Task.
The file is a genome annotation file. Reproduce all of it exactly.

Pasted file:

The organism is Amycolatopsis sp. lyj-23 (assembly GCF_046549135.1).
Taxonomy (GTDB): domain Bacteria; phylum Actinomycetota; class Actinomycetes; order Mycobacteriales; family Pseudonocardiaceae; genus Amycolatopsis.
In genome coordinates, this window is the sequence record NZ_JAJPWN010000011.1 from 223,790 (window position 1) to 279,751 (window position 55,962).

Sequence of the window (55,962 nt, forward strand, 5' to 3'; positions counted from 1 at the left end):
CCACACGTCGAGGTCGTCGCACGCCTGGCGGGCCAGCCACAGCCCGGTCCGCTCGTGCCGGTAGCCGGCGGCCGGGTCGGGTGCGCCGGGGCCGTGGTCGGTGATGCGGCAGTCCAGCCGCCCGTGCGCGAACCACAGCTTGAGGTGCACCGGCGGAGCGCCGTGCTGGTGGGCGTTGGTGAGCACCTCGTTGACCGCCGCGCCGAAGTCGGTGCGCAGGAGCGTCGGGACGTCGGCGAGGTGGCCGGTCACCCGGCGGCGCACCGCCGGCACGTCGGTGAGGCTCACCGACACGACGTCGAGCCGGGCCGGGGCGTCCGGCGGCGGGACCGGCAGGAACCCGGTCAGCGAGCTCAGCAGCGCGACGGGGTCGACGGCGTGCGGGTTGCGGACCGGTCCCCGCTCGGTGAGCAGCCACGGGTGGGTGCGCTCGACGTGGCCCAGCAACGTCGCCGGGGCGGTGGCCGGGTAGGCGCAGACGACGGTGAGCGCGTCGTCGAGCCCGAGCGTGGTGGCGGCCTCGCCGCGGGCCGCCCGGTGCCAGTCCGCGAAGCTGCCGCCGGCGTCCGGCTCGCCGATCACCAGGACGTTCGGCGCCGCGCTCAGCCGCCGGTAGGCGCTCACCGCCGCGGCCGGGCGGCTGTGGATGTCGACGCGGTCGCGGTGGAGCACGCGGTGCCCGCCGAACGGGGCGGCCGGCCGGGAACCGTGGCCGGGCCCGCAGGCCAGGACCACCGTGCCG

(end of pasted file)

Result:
The organism is Amycolatopsis sp. lyj-23 (assembly GCF_046549135.1).
Taxonomy (GTDB): domain Bacteria; phylum Actinomycetota; class Actinomycetes; order Mycobacteriales; family Pseudonocardiaceae; genus Amycolatopsis.
In genome coordinates, this window is the sequence record NZ_JAJPWN010000011.1 from 223,790 (window position 1) to 279,751 (window position 55,962).

Sequence of the window (55,962 nt, forward strand, 5' to 3'; positions counted from 1 at the left end):
CCACACGTCGAGGTCGTCGCACGCCTGGCGGGCCAGCCACAGCCCGGTCCGCTCGTGCCGGTAGCCGGCGGCCGGGTCGGGTGCGCCGGGGCCGTGGTCGGTGATGCGGCAGTCCAGCCGCCCGTGCGCGAACCACAGCTTGAGGTGCACCGGCGGAGCGCCGTGCTGGTGGGCGTTGGTGAGCACCTCGTTGACCGCCGCGCCGAAGTCGGTGCGCAGGAGCGTCGGGACGTCGGCGAGGTGGCCGGTCACCCGGCGGCGCACCGCCGGCACGTCGGTGAGGCTCACCGACACGACGTCGAGCCGGGCCGGGGCGTCCGGCGGCGGGACCGGCAGGAACCCGGTCAGCGAGCTCAGCAGCGCGACGGGGTCGACGGCGTGCGGGTTGCGGACCGGTCCCCGCTCGGTGAGCAGCCACGGGTGGGTGCGCTCGACGTGGCCCAGCAACGTCGCCGGGGCGGTGGCCGGGTAGGCGCAGACGACGGTGAGCGCGTCGTCGAGCCCGAGCGTGGTGGCGGCCTCGCCGCGGGCCGCCCGGTGCCAGTCCGCGAAGCTGCCGCCGGCGTCCGGCTCGCCGATCACCAGGACGTTCGGCGCCGCGCTCAGCCGCCGGTAGGCGCTCACCGCCGCGGCCGGGCGGCTGTGGATGTCGACGCGGTCGCGGTGGAGCACGCGGTGCCCGCCGAACGGGGCGGCCGGCCGGGAACCGTGGCCGGGCCCGCAGGCCAGGACCACCGTGCCG